Sponsorship can be a powerful strategy for connecting with consumers, but getting the most out of your investment requires more than buying space on a banner.
When Visa approached the Olympics about being its official credit card sponsor, the company didn’t just secure valuable ad space; it insisted that Visa would be the only credit card accepted at the games.
That sponsorship prompted increased spending by Visa cardholders and improved brand awareness and perception among non-cardholders. With this aggressive approach to exclusivity, Visa overtook American Express as the preeminent credit card company within just a few years.
At GES, we recently surveyed both exhibitors and event organizers to identify trends in the sponsorship space regarding performance measurement, sales strategies, reporting, and trends. We found that 59% of exhibitors said they sponsor events to increase brand visibility and 40% use sponsorships to generate sales leads. But you don’t have to sponsor the world’s biggest sporting event to plan, develop, and execute your organization’s marketing initiatives. You simply need to identify opportunities that best align with your marketing goals.
Choosing Your Targets
The four main sponsorship goals are raising awareness, reaching a targeted audience, launching a new product or service, or demonstrating support for an industry or event. The most common types of sponsorship opportunities are:
1. Events: This includes everything from golf outings and happy hours to education tracks. Events give sponsors a platform to connect with attendees and raise awareness of their brands.
2. Signage and displays: This includes banners, billboards, window clings, entrance units at a live event, and any other visual display you can think of. Sponsors most often use signage to create brand awareness.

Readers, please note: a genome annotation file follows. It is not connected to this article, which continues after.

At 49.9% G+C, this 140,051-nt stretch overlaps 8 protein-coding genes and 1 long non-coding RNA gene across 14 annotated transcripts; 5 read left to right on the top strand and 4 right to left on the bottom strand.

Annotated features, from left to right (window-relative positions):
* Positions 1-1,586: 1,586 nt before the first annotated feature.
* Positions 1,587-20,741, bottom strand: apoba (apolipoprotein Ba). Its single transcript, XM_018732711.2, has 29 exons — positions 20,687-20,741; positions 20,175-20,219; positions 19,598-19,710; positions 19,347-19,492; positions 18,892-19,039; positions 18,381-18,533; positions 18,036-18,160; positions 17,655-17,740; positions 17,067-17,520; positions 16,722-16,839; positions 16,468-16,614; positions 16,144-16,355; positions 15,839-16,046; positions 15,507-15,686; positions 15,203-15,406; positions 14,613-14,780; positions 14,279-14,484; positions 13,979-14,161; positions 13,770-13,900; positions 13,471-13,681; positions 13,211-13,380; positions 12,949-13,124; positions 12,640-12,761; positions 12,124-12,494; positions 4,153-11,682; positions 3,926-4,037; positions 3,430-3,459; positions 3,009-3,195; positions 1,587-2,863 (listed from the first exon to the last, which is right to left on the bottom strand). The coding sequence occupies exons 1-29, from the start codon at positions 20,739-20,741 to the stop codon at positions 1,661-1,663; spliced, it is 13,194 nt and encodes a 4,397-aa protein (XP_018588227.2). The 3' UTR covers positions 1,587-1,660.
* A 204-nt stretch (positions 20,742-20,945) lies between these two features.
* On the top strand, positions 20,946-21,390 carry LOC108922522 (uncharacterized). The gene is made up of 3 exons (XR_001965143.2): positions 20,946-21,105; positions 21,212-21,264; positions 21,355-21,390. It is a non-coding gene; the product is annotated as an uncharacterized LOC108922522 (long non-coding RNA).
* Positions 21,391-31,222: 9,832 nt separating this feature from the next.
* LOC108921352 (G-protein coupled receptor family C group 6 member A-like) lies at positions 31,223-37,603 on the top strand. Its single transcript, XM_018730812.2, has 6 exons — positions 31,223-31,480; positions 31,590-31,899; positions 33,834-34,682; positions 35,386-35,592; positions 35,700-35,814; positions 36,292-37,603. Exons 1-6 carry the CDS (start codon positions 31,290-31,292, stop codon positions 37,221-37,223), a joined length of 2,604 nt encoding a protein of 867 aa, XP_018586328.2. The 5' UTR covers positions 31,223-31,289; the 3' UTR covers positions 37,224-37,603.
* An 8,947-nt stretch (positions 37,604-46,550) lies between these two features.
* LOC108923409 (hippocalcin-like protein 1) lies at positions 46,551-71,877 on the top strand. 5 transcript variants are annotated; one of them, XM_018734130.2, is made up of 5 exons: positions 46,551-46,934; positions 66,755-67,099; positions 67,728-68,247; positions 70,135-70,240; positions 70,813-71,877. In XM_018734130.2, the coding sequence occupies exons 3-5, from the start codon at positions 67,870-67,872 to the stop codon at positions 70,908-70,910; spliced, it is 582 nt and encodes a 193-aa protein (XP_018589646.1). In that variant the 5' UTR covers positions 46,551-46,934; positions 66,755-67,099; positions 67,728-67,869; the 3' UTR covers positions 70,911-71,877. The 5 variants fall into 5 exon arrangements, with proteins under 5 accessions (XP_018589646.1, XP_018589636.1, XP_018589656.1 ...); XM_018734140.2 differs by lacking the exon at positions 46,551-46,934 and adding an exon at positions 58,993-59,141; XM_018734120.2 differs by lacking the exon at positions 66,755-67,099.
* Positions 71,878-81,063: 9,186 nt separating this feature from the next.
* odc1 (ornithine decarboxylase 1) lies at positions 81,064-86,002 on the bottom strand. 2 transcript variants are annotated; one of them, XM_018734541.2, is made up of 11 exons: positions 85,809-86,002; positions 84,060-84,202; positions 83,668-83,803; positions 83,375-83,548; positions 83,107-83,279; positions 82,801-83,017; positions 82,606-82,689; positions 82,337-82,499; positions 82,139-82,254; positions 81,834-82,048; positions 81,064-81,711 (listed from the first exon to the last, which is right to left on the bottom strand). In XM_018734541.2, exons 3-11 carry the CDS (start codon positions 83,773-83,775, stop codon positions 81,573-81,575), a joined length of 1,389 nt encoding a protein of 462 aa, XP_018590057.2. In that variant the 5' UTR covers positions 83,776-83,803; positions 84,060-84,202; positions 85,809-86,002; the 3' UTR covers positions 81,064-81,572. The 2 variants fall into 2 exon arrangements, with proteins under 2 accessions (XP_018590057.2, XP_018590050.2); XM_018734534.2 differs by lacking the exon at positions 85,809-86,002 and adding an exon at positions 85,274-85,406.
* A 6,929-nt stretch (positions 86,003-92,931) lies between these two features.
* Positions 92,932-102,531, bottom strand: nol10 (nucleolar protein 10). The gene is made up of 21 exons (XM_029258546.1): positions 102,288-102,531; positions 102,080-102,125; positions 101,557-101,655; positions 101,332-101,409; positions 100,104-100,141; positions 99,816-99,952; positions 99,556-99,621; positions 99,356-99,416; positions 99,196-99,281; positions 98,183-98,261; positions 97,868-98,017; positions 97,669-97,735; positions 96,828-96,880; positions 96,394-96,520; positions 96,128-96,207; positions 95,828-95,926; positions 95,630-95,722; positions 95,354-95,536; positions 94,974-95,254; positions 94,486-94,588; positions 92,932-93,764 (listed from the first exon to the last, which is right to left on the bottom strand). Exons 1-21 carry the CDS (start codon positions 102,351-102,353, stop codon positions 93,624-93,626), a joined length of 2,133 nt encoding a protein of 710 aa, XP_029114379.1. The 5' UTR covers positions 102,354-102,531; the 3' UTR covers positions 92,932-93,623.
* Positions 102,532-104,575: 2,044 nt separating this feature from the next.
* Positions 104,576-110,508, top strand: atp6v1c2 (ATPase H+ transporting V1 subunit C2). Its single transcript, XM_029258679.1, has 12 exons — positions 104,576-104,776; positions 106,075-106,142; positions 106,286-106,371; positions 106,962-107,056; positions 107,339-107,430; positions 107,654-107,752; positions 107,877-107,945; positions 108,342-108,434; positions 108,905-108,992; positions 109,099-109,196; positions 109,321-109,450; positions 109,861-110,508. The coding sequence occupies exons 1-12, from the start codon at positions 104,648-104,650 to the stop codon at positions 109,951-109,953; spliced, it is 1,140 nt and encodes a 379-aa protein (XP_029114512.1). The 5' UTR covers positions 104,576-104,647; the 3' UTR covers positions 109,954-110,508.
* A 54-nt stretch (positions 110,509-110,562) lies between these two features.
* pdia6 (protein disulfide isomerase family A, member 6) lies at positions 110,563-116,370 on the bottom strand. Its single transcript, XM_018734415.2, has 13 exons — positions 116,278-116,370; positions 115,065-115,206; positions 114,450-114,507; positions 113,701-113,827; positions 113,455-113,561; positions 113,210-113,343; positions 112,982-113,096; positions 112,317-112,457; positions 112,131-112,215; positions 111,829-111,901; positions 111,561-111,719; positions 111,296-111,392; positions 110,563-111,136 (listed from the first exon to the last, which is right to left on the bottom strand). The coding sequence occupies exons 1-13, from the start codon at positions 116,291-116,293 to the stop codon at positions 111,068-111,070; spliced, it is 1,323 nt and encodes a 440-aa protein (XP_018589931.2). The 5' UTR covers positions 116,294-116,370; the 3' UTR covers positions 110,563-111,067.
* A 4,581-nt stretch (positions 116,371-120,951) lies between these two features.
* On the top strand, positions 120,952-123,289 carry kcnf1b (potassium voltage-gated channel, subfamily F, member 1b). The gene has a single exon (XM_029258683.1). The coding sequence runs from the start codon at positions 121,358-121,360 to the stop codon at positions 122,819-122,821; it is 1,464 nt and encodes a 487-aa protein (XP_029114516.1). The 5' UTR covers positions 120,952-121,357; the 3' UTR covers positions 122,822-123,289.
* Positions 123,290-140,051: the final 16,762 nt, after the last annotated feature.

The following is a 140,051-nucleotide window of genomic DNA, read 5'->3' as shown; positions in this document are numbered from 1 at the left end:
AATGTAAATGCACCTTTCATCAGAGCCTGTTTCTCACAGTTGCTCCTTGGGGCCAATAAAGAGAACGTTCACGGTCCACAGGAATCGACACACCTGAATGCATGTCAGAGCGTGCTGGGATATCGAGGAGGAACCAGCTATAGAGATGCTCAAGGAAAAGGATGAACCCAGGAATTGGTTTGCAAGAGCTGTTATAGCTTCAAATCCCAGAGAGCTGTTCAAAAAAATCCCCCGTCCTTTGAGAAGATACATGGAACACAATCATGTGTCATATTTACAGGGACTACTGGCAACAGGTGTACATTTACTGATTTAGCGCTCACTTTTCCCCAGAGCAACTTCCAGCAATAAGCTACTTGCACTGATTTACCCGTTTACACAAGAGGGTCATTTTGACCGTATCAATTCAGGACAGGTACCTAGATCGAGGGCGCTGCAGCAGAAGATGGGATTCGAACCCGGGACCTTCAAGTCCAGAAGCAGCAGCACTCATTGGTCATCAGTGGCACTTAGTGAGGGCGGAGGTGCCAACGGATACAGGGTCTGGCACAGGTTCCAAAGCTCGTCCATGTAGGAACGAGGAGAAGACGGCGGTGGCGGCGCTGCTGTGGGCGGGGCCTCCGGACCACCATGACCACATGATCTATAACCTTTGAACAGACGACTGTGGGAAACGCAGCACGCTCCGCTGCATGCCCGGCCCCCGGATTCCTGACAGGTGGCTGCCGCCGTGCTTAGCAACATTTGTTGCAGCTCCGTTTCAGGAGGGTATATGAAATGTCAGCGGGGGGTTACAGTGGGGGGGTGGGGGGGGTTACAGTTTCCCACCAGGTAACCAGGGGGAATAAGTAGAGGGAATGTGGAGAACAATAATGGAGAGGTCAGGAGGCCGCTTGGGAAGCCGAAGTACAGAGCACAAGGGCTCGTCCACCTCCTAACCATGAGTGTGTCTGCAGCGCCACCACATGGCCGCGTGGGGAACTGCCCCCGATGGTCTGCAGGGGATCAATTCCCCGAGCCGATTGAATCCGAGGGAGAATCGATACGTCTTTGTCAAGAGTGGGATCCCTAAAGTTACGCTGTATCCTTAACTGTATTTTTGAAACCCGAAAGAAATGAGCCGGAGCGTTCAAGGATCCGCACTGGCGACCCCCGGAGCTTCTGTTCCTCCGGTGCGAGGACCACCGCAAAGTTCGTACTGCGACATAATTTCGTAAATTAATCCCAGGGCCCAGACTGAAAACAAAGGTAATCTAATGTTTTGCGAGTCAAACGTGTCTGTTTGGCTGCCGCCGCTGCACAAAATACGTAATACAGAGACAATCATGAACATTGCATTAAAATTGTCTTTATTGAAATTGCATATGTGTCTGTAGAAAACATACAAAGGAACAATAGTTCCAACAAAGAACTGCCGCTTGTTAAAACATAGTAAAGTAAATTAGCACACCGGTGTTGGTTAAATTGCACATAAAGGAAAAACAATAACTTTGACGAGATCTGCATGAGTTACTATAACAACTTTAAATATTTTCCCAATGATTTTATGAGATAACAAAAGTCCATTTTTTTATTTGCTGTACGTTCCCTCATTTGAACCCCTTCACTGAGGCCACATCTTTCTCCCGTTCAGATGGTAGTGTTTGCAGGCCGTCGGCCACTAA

3. Food and beverage: Meals or refreshment breaks at events create opportunities to meet an immediate need while showcasing your brand. For example, one of our clients gave away coffee with a branded topper about its new efforts in psoriasis care. It was not only an unexpected element for the physicians standing in line, but also a way to facilitate dialogue on resources to improve patient care.
4. Attendee materials: From paper and pens to lanyards and hotel keycards, attendee materials are often used to raise awareness and promote new products and services. This tactic gets your name or product directly into people’s hands—and it’s growing fast. Our survey found that among more than 150 event organizers, attendee materials and handouts were the most commonly sold sponsorship opportunity in 2015, up from fourth place in 2014.
5. Areas and destinations: Attendee lounges, charging stations, food court tables, coat checks, press rooms, and hydration stations can all be used to connect and engage with attendees.
6. On-site media: This includes social media walls, TV monitor advertising, digital signage, and wayfinding signage. As social media and displays have increased in size, clarity, and dimensionality, sponsors are taking advantage to collect or distribute information and promote their offerings.